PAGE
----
One day Generation X is pitied as the generation that bore the brunt of the Great Recession. The next minute, it's back to despising the "slackers" by saying they are irresponsible for being overextended. A recent article by CNBC points out that there are more than a few reasons to "pity" Gen Xers, but adds that Gen X still doesn't get it when it comes to retirement savings. Frankly, some Gen Xers don't give a darn about their retirement. We have more pressing financial worries. A new PwC report cited in the CNBC article shows the 85 million people born between 1981 and 1961 were most negatively impacted by the financial crisis. Less than 40 percent of the Gen-Xers reported feeling confident about their retirement. Of the oldest Gen-Xers, only a quarter feel confident about their retirement.
Being stuck in the middle
Members of Gen X that I know don't lack discipline. In fact, many of us are frugal. Most of us put other people ahead of ourselves. In fact, it's the fact that we give so much to our children and parents that we sometimes "break into" our 401(k) plans and Roth IRA accounts. According to experts, it's not unusual for Gen-Xers to tap their retirement even though they haven't reached retirement age. It's not our fault that it costs as much to send our children to college as it would cost to buy them a more expensive home than the ones we live in. It's also not our fault that many of our baby boomer and traditionalist parents need our financial help to get by. In fact, at one point I paid three electric bills. I paid the utility bill for my son's apartment, my home and the grandparents' home.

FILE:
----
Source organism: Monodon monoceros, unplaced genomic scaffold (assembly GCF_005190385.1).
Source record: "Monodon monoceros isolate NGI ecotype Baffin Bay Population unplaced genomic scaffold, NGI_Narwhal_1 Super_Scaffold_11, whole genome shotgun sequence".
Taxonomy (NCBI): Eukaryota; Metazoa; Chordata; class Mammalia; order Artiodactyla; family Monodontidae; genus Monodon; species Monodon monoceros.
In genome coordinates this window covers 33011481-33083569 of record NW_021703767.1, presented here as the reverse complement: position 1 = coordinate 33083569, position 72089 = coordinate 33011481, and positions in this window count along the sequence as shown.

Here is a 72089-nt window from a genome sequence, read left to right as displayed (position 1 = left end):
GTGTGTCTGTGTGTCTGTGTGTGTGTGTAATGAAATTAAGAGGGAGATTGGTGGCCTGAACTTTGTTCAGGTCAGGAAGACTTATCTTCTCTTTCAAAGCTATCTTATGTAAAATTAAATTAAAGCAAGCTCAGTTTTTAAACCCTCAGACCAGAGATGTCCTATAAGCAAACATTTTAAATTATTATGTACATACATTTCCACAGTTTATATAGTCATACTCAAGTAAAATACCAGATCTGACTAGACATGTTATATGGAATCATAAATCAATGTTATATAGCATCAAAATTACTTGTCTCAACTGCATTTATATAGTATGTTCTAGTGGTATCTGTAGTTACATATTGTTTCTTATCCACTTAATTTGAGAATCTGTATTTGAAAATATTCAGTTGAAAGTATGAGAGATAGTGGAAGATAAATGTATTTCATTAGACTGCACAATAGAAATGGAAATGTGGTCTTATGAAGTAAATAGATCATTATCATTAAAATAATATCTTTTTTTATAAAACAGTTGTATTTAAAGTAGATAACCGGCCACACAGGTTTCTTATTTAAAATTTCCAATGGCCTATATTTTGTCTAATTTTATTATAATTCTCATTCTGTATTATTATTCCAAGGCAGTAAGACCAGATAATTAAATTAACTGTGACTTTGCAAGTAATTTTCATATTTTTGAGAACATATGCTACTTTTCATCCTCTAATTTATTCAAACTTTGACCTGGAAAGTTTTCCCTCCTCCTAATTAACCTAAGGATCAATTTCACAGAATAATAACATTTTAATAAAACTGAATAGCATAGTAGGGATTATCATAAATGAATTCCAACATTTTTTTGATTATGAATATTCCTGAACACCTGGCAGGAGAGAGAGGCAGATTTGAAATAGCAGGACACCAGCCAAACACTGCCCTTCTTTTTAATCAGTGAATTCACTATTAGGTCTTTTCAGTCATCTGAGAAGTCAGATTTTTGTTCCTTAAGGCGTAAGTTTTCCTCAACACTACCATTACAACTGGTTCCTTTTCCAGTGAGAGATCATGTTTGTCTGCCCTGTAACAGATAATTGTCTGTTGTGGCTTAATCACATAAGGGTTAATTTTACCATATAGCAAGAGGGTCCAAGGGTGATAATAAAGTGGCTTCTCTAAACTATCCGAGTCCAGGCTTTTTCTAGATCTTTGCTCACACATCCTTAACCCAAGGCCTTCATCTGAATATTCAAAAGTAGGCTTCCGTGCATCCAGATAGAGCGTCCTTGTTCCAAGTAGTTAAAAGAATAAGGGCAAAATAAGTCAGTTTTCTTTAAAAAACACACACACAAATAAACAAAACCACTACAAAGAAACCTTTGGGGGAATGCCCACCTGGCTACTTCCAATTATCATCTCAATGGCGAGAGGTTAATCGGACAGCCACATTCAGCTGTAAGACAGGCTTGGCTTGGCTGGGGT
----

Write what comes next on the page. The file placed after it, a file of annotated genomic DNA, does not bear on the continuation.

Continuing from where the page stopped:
Remembering the good times
Some experts say Gen X should have saved more money when economic times were good. I don't think older generations truly understand that things were never that good for Gen X. And, most likely, baby boomers don't care because the world revolves around them, not others. Most of us got a late start in the workplace because all of the good jobs were taken by baby boomers. I freelanced until I was 30, which meant I couldn't contribute to a 401(k) in my 20s. After settling into our first real jobs, the layoffs started happening. It's not like we were all blowing our money attending Phish concerts. A lot of my peers broke into their retirement accounts in order to avoid going into foreclosure.
Buying at the top of the markets
And speaking of foreclosures, a lot of us know about losing homes. I'm getting used to the fact that my timing is all wrong when it comes to the financial markets. I bought a house at the top of the housing bubble. I bought gold at the top. I purchased stocks at all the wrong times. But the good news is that I don't have to retire in another 25 to 30 years. Sooner or later, the time is going to be right for Generation X. And even if we don't accumulate millions of dollars for retirement, we will have what no other generation has: complete apathy. Bottom line is we get it. We really, really get it. We just don't care.
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